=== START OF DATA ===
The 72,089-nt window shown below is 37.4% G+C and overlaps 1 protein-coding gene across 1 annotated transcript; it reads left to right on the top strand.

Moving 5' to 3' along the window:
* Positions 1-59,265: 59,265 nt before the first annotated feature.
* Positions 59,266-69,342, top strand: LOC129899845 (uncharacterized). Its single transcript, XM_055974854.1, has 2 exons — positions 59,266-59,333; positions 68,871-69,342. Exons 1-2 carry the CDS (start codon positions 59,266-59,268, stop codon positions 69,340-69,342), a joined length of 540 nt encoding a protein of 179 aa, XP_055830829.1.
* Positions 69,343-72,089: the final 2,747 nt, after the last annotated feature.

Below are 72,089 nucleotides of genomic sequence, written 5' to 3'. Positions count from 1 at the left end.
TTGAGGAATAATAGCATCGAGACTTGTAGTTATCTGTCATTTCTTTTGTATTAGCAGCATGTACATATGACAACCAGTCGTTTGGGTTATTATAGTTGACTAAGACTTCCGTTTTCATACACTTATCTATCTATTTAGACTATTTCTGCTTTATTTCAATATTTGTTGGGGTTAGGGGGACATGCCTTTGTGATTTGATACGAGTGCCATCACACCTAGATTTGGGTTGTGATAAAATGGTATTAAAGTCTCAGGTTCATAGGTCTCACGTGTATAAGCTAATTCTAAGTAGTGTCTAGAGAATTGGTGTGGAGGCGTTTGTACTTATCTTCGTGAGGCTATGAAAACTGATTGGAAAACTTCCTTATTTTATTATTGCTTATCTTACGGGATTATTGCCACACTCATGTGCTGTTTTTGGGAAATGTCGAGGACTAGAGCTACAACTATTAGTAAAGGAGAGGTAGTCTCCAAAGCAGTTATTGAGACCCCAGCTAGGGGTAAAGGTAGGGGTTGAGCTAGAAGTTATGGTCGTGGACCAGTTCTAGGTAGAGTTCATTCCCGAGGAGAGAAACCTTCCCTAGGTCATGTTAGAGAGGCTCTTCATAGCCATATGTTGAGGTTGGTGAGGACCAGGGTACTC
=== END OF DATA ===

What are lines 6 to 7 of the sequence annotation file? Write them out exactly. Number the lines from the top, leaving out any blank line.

Below are 72,089 nucleotides of genomic sequence, written 5' to 3'. Positions count from 1 at the left end.
TTGAGGAATAATAGCATCGAGACTTGTAGTTATCTGTCATTTCTTTTGTATTAGCAGCATGTACATATGACAACCAGTCGTTTGGGTTATTATAGTTGACTAAGACTTCCGTTTTCATACACTTATCTATCTATTTAGACTATTTCTGCTTTATTTCAATATTTGTTGGGGTTAGGGGGACATGCCTTTGTGATTTGATACGAGTGCCATCACACCTAGATTTGGGTTGTGATAAAATGGTATTAAAGTCTCAGGTTCATAGGTCTCACGTGTATAAGCTAATTCTAAGTAGTGTCTAGAGAATTGGTGTGGAGGCGTTTGTACTTATCTTCGTGAGGCTATGAAAACTGATTGGAAAACTTCCTTATTTTATTATTGCTTATCTTACGGGATTATTGCCACACTCATGTGCTGTTTTTGGGAAATGTCGAGGACTAGAGCTACAACTATTAGTAAAGGAGAGGTAGTCTCCAAAGCAGTTATTGAGACCCCAGCTAGGGGTAAAGGTAGGGGTTGAGCTAGAAGTTATGGTCGTGGACCAGTTCTAGGTAGAGTTCATTCCCGAGGAGAGAAACCTTCCCTAGGTCATGTTAGAGAGGCTCTTCATAGCCATATGTTGAGGTTGGTGAGGACCAGGGTACTC